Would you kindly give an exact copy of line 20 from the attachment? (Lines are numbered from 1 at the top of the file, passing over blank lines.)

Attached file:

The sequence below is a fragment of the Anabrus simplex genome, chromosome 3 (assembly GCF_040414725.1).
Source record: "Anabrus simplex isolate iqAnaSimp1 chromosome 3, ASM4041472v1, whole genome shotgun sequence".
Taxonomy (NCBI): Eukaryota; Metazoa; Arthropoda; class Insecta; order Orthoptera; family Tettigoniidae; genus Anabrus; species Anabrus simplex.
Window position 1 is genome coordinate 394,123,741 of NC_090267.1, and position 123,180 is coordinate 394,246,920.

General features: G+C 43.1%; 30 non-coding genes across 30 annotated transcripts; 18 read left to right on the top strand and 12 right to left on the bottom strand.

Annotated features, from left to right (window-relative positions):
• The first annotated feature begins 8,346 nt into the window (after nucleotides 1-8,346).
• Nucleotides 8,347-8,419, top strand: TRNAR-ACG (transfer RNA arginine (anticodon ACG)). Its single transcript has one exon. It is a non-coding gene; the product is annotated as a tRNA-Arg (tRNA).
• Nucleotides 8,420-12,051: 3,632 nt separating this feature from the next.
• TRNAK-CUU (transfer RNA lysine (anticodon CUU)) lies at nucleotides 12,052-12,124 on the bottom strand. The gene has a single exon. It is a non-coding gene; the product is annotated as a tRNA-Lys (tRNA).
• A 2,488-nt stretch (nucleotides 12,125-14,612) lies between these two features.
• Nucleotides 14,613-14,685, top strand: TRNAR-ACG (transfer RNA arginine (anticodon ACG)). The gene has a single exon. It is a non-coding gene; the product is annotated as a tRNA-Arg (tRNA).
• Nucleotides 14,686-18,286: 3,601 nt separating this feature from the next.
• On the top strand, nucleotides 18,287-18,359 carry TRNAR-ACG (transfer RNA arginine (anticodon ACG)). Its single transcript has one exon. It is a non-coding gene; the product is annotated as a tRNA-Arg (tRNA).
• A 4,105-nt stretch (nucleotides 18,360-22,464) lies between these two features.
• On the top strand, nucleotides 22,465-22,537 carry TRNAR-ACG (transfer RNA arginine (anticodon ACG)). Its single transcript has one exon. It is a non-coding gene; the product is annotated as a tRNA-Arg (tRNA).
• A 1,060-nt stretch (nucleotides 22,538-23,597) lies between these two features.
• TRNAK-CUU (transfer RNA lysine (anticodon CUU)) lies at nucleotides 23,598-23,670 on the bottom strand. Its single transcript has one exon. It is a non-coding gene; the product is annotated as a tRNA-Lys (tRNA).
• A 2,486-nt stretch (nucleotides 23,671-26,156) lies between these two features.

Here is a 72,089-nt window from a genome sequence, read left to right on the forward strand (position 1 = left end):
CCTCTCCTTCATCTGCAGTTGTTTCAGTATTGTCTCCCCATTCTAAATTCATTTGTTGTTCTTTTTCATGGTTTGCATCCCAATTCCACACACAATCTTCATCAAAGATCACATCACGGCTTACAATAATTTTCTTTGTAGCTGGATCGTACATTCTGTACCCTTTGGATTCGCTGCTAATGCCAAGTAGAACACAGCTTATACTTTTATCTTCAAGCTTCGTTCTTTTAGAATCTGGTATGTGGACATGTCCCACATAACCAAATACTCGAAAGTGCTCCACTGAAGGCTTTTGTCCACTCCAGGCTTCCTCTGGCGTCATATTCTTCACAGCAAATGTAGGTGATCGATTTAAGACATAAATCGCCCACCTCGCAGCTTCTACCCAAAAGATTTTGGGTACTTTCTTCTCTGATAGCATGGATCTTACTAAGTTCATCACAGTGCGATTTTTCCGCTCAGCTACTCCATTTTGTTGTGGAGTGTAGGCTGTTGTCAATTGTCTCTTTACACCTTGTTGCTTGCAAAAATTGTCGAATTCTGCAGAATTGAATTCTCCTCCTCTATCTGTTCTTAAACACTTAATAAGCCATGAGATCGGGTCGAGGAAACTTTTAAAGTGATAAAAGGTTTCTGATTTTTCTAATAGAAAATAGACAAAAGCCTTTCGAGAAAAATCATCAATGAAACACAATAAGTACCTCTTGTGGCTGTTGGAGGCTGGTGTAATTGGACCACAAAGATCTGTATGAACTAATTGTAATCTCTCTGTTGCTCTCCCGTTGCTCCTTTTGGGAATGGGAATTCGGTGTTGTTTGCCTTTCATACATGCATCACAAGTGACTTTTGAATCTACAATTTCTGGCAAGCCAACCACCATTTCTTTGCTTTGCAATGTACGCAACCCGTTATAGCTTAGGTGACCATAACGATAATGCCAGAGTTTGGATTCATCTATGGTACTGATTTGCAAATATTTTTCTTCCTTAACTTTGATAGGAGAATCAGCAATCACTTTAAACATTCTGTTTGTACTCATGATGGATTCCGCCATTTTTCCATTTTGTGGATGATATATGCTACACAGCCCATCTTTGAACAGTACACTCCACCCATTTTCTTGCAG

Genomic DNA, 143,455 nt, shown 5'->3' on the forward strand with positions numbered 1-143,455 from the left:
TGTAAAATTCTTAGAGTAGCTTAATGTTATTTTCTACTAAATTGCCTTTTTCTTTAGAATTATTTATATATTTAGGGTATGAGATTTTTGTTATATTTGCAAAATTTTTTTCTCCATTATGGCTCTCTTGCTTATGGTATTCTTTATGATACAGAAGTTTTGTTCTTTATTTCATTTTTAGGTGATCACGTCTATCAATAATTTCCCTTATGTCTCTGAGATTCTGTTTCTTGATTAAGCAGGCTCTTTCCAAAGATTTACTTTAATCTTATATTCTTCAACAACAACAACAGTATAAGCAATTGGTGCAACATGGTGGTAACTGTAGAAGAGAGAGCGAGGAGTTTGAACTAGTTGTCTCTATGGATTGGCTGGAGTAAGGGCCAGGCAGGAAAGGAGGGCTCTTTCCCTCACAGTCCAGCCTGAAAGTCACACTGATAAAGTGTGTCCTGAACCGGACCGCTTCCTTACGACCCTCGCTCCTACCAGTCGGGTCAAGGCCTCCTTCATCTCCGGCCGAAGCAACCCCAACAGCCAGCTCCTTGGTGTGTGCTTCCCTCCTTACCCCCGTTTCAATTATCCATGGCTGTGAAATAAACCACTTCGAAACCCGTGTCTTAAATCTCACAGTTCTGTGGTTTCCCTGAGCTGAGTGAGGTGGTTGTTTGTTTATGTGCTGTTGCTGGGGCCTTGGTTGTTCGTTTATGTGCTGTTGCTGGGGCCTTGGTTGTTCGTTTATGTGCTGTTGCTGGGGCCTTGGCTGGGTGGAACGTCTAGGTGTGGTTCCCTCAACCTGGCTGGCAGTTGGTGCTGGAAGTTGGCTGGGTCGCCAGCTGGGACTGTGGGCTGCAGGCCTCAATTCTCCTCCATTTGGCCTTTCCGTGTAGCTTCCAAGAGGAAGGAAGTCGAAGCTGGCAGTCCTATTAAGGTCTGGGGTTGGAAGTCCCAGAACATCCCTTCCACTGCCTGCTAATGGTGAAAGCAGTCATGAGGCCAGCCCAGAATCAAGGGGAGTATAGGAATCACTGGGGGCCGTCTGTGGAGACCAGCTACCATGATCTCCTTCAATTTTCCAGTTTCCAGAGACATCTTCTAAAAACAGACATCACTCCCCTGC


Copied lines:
Here is a 72,089-nt window from a genome sequence, read left to right on the forward strand (position 1 = left end):